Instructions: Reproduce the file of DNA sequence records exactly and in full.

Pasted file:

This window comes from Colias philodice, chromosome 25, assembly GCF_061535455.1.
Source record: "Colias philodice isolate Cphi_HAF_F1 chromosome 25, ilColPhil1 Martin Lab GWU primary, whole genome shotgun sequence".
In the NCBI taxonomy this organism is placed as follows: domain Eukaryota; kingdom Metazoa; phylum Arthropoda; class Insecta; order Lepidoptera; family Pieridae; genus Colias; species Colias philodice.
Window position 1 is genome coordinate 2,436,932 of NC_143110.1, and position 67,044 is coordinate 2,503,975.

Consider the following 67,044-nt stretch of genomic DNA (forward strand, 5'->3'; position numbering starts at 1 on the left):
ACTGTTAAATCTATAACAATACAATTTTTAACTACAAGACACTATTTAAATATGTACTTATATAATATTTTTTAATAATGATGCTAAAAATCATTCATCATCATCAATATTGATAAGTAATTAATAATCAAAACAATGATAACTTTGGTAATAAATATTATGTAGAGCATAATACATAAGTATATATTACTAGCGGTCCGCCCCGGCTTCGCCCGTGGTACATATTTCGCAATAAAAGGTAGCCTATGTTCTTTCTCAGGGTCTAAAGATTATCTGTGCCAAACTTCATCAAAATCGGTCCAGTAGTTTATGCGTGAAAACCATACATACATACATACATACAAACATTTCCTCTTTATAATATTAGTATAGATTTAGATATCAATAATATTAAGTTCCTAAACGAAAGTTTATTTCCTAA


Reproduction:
This window comes from Colias philodice, chromosome 25, assembly GCF_061535455.1.
Source record: "Colias philodice isolate Cphi_HAF_F1 chromosome 25, ilColPhil1 Martin Lab GWU primary, whole genome shotgun sequence".
In the NCBI taxonomy this organism is placed as follows: domain Eukaryota; kingdom Metazoa; phylum Arthropoda; class Insecta; order Lepidoptera; family Pieridae; genus Colias; species Colias philodice.
Window position 1 is genome coordinate 2,436,932 of NC_143110.1, and position 67,044 is coordinate 2,503,975.

Consider the following 67,044-nt stretch of genomic DNA (forward strand, 5'->3'; position numbering starts at 1 on the left):
ACTGTTAAATCTATAACAATACAATTTTTAACTACAAGACACTATTTAAATATGTACTTATATAATATTTTTTAATAATGATGCTAAAAATCATTCATCATCATCAATATTGATAAGTAATTAATAATCAAAACAATGATAACTTTGGTAATAAATATTATGTAGAGCATAATACATAAGTATATATTACTAGCGGTCCGCCCCGGCTTCGCCCGTGGTACATATTTCGCAATAAAAGGTAGCCTATGTTCTTTCTCAGGGTCTAAAGATTATCTGTGCCAAACTTCATCAAAATCGGTCCAGTAGTTTATGCGTGAAAACCATACATACATACATACATACAAACATTTCCTCTTTATAATATTAGTATAGATTTAGATATCAATAATATTAAGTTCCTAAACGAAAGTTTATTTCCTAA